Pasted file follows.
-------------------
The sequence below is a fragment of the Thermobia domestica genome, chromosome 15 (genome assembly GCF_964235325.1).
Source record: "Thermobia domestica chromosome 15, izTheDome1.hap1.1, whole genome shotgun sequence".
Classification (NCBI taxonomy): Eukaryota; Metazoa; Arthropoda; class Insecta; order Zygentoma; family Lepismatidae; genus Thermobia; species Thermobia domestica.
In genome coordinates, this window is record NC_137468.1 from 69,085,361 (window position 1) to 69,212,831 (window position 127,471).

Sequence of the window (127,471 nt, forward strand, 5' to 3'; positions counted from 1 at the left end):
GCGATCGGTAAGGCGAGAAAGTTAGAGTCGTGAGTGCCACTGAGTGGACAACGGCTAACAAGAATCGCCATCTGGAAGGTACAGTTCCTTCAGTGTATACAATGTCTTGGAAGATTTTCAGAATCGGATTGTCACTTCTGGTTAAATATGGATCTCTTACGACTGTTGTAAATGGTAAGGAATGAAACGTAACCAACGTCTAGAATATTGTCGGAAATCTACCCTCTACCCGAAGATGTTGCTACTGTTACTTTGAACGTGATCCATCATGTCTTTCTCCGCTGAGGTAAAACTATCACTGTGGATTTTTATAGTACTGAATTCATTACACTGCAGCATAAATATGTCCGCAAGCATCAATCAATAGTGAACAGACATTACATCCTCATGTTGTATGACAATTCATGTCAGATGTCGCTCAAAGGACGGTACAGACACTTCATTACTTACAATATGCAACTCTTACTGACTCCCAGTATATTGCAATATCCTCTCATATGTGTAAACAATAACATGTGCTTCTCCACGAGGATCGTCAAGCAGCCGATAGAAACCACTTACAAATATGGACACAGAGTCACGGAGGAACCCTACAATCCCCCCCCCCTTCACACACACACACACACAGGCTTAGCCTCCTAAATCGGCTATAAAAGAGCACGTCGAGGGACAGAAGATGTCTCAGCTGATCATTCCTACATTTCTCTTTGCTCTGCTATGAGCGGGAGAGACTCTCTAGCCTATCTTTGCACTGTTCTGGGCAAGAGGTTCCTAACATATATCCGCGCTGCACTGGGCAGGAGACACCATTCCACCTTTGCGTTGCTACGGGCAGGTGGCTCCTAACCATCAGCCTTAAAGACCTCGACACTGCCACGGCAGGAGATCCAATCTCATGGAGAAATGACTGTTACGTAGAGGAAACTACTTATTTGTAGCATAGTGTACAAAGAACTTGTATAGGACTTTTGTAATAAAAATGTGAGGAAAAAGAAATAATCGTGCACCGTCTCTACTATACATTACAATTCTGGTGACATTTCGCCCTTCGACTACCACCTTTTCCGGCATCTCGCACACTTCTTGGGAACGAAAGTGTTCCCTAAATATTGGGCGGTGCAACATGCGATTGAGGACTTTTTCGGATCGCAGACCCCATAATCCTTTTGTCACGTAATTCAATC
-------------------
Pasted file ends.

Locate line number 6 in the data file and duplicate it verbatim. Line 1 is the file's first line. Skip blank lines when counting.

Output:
GCGATCGGTAAGGCGAGAAAGTTAGAGTCGTGAGTGCCACTGAGTGGACAACGGCTAACAAGAATCGCCATCTGGAAGGTACAGTTCCTTCAGTGTATACAATGTCTTGGAAGATTTTCAGAATCGGATTGTCACTTCTGGTTAAATATGGATCTCTTACGACTGTTGTAAATGGTAAGGAATGAAACGTAACCAACGTCTAGAATATTGTCGGAAATCTACCCTCTACCCGAAGATGTTGCTACTGTTACTTTGAACGTGATCCATCATGTCTTTCTCCGCTGAGGTAAAACTATCACTGTGGATTTTTATAGTACTGAATTCATTACACTGCAGCATAAATATGTCCGCAAGCATCAATCAATAGTGAACAGACATTACATCCTCATGTTGTATGACAATTCATGTCAGATGTCGCTCAAAGGACGGTACAGACACTTCATTACTTACAATATGCAACTCTTACTGACTCCCAGTATATTGCAATATCCTCTCATATGTGTAAACAATAACATGTGCTTCTCCACGAGGATCGTCAAGCAGCCGATAGAAACCACTTACAAATATGGACACAGAGTCACGGAGGAACCCTACAATCCCCCCCCCCTTCACACACACACACACACAGGCTTAGCCTCCTAAATCGGCTATAAAAGAGCACGTCGAGGGACAGAAGATGTCTCAGCTGATCATTCCTACATTTCTCTTTGCTCTGCTATGAGCGGGAGAGACTCTCTAGCCTATCTTTGCACTGTTCTGGGCAAGAGGTTCCTAACATATATCCGCGCTGCACTGGGCAGGAGACACCATTCCACCTTTGCGTTGCTACGGGCAGGTGGCTCCTAACCATCAGCCTTAAAGACCTCGACACTGCCACGGCAGGAGATCCAATCTCATGGAGAAATGACTGTTACGTAGAGGAAACTACTTATTTGTAGCATAGTGTACAAAGAACTTGTATAGGACTTTTGTAATAAAAATGTGAGGAAAAAGAAATAATCGTGCACCGTCTCTACTATACATTACAATTCTGGTGACATTTCGCCCTTCGACTACCACCTTTTCCGGCATCTCGCACACTTCTTGGGAACGAAAGTGTTCCCTAAATATTGGGCGGTGCAACATGCGATTGAGGACTTTTTCGGATCGCAGACCCCATAATCCTTTTGTCACGTAATTCAATC